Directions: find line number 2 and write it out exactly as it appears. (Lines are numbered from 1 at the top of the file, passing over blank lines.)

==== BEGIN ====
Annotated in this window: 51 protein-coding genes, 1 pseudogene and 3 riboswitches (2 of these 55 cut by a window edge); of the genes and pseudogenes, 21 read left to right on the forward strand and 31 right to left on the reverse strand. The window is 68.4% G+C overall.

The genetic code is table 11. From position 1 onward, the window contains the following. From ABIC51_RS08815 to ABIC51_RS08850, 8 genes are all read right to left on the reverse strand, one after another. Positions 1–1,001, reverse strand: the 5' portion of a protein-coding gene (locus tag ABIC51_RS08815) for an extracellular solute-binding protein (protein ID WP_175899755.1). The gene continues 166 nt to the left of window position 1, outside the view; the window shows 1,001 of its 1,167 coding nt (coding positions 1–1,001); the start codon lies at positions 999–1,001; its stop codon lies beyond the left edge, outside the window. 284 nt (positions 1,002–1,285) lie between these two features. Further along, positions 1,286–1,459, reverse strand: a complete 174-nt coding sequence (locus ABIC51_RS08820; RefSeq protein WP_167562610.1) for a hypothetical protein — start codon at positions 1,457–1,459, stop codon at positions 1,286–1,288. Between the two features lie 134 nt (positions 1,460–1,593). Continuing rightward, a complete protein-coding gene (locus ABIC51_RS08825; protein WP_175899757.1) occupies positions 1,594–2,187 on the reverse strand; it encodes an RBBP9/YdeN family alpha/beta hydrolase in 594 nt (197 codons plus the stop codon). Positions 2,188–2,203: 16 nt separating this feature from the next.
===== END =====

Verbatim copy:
The genetic code is table 11. From position 1 onward, the window contains the following. From ABIC51_RS08815 to ABIC51_RS08850, 8 genes are all read right to left on the reverse strand, one after another. Positions 1–1,001, reverse strand: the 5' portion of a protein-coding gene (locus tag ABIC51_RS08815) for an extracellular solute-binding protein (protein ID WP_175899755.1). The gene continues 166 nt to the left of window position 1, outside the view; the window shows 1,001 of its 1,167 coding nt (coding positions 1–1,001); the start codon lies at positions 999–1,001; its stop codon lies beyond the left edge, outside the window. 284 nt (positions 1,002–1,285) lie between these two features. Further along, positions 1,286–1,459, reverse strand: a complete 174-nt coding sequence (locus ABIC51_RS08820; RefSeq protein WP_167562610.1) for a hypothetical protein — start codon at positions 1,457–1,459, stop codon at positions 1,286–1,288. Between the two features lie 134 nt (positions 1,460–1,593). Continuing rightward, a complete protein-coding gene (locus ABIC51_RS08825; protein WP_175899757.1) occupies positions 1,594–2,187 on the reverse strand; it encodes an RBBP9/YdeN family alpha/beta hydrolase in 594 nt (197 codons plus the stop codon). Positions 2,188–2,203: 16 nt separating this feature from the next.